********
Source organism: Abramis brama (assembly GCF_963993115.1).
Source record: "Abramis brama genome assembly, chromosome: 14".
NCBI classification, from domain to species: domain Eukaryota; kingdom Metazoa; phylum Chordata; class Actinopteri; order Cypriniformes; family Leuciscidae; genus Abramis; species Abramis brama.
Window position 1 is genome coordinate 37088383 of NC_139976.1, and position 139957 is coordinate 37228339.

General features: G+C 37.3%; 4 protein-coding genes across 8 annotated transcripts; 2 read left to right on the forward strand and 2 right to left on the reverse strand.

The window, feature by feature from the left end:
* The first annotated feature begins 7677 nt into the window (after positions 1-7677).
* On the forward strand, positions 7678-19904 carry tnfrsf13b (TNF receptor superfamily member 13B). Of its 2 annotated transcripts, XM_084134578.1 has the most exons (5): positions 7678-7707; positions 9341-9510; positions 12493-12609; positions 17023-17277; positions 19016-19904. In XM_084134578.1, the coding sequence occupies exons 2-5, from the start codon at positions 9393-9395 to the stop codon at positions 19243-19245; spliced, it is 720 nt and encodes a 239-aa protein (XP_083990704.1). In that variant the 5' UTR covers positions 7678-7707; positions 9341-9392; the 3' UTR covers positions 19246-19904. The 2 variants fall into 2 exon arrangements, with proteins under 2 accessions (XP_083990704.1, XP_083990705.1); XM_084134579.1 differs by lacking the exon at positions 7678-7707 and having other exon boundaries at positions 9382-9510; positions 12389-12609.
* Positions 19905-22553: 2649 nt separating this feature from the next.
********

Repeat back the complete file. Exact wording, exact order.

Source organism: Abramis brama (assembly GCF_963993115.1).
Source record: "Abramis brama genome assembly, chromosome: 14".
NCBI classification, from domain to species: domain Eukaryota; kingdom Metazoa; phylum Chordata; class Actinopteri; order Cypriniformes; family Leuciscidae; genus Abramis; species Abramis brama.
Window position 1 is genome coordinate 37088383 of NC_139976.1, and position 139957 is coordinate 37228339.

General features: G+C 37.3%; 4 protein-coding genes across 8 annotated transcripts; 2 read left to right on the forward strand and 2 right to left on the reverse strand.

The window, feature by feature from the left end:
* The first annotated feature begins 7677 nt into the window (after positions 1-7677).
* On the forward strand, positions 7678-19904 carry tnfrsf13b (TNF receptor superfamily member 13B). Of its 2 annotated transcripts, XM_084134578.1 has the most exons (5): positions 7678-7707; positions 9341-9510; positions 12493-12609; positions 17023-17277; positions 19016-19904. In XM_084134578.1, the coding sequence occupies exons 2-5, from the start codon at positions 9393-9395 to the stop codon at positions 19243-19245; spliced, it is 720 nt and encodes a 239-aa protein (XP_083990704.1). In that variant the 5' UTR covers positions 7678-7707; positions 9341-9392; the 3' UTR covers positions 19246-19904. The 2 variants fall into 2 exon arrangements, with proteins under 2 accessions (XP_083990704.1, XP_083990705.1); XM_084134579.1 differs by lacking the exon at positions 7678-7707 and having other exon boundaries at positions 9382-9510; positions 12389-12609.
* Positions 19905-22553: 2649 nt separating this feature from the next.